Ligand-conjugated microparticles of iron oxide (MPIO) have the potential to provide high sensitivity contrast for molecular magnetic resonance imaging (MRI). However, the accumulation and persistence of non-biodegradable micron-sized particles in liver and spleen precludes their clinical use and limits the translational potential of MPIO-based contrast agents. Here we show that ligand-targeted MPIO derived from multiple iron oxide nanoparticles may be coupled covalently through peptide linkers that are designed to be cleaved by intracellular macrophage proteases. The synthesized particles possess potential characteristics for targeted MRI contrast agents, including high relaxivity, unappreciable sedimentation, clearance from circulation and no overt toxicity. Importantly, we demonstrate that these particles are rapidly degraded both in vitro and in vivo, and that the targeted probes can be used for detection of inflammation in vivo using MRI. This approach provides a platform for molecular MRI contrast agents that is potentially more suitable for translation to humans.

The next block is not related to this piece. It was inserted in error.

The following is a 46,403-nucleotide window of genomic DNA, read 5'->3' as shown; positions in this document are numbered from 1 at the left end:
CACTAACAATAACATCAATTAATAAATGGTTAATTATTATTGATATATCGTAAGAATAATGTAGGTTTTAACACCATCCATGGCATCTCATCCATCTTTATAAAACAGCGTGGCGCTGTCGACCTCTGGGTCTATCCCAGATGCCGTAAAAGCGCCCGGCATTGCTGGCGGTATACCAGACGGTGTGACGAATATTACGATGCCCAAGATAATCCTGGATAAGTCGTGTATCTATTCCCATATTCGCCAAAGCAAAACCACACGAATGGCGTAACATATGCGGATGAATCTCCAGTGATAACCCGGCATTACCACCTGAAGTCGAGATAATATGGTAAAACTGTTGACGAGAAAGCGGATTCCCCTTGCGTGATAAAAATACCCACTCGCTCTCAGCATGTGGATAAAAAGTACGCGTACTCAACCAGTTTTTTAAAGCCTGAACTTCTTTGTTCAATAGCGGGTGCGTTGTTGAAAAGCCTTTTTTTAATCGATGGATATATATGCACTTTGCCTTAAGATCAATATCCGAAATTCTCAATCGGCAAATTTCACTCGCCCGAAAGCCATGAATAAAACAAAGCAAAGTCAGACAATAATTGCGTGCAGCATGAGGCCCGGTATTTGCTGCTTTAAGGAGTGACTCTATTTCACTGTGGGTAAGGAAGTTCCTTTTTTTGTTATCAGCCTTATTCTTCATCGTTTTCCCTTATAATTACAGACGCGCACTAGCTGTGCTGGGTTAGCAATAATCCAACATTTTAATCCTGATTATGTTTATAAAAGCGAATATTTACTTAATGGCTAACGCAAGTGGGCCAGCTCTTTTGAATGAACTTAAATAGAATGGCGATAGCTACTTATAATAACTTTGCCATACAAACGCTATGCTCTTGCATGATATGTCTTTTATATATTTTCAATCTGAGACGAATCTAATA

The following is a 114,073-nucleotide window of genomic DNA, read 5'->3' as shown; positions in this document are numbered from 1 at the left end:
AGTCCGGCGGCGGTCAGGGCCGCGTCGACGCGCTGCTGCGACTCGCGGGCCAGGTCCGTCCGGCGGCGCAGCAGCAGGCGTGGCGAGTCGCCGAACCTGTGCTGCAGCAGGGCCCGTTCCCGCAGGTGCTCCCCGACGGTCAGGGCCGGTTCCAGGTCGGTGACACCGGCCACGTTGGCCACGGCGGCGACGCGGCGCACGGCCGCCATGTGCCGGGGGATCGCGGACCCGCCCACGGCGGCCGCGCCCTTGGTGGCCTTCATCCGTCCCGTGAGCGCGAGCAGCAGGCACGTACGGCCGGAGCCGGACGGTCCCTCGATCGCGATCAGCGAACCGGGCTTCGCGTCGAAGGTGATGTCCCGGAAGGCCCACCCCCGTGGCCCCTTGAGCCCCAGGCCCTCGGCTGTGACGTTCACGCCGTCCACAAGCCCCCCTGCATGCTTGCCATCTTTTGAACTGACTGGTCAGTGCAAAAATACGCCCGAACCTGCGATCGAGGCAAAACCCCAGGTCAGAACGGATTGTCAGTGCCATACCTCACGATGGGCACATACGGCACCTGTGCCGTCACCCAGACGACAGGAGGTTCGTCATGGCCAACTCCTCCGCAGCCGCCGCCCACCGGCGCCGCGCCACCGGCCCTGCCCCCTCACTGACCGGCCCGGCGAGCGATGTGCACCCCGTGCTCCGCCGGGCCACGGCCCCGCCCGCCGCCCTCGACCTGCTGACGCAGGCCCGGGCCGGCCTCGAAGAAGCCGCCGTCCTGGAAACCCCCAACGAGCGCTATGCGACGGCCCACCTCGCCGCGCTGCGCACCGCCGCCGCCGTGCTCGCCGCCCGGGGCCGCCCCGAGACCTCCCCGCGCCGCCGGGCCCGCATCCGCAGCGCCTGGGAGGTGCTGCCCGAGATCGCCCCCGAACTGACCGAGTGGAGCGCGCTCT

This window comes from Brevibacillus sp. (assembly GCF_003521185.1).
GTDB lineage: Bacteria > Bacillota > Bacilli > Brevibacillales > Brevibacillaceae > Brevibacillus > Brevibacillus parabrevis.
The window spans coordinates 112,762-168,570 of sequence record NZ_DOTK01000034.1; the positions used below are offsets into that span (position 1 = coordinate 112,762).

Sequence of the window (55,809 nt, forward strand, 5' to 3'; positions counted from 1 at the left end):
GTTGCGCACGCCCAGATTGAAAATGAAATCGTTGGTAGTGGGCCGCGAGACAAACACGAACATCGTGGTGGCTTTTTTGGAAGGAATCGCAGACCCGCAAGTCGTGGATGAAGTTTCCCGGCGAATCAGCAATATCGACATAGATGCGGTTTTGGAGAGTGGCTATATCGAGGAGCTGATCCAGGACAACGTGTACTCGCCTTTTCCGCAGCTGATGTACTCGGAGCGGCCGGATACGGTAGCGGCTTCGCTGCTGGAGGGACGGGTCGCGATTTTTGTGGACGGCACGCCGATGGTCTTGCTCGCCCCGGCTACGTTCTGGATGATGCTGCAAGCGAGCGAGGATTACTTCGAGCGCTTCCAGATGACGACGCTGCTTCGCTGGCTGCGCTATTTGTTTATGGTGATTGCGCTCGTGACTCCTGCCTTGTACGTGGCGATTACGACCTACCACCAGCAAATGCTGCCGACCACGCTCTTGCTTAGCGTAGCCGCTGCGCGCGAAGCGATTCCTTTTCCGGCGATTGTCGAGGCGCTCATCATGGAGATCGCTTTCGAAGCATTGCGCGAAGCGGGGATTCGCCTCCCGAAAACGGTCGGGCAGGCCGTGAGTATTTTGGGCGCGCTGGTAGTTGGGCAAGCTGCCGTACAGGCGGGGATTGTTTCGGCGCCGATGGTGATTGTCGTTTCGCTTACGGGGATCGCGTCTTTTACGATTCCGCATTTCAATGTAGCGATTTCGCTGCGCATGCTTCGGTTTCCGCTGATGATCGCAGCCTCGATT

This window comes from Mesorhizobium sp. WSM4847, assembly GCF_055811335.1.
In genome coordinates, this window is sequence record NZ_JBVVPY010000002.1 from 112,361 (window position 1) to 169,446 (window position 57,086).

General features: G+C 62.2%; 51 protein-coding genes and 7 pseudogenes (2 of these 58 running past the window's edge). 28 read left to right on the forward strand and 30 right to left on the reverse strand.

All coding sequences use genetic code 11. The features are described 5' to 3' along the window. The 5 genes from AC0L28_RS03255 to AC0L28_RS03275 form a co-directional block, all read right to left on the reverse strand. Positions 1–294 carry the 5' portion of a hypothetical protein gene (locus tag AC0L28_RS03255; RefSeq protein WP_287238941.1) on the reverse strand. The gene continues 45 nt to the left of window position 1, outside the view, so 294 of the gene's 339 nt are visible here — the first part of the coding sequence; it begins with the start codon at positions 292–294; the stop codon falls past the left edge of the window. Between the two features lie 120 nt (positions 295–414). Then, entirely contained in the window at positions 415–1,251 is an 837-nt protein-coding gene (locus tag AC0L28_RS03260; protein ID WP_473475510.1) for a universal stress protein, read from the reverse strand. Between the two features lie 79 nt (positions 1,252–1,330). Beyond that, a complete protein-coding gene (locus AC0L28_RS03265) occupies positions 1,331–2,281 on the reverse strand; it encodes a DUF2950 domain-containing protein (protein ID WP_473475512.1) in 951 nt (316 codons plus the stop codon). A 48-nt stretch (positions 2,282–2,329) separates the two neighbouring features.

Animals, Antibodies, Contrast Media, Ferric Compounds, Humans, Magnetic Resonance Imaging, Magnetite Nanoparticles, Male, Mice, Particle Size, Peptide Hydrolases, RAW 264.7 Cells, Vascular Cell Adhesion Molecule-1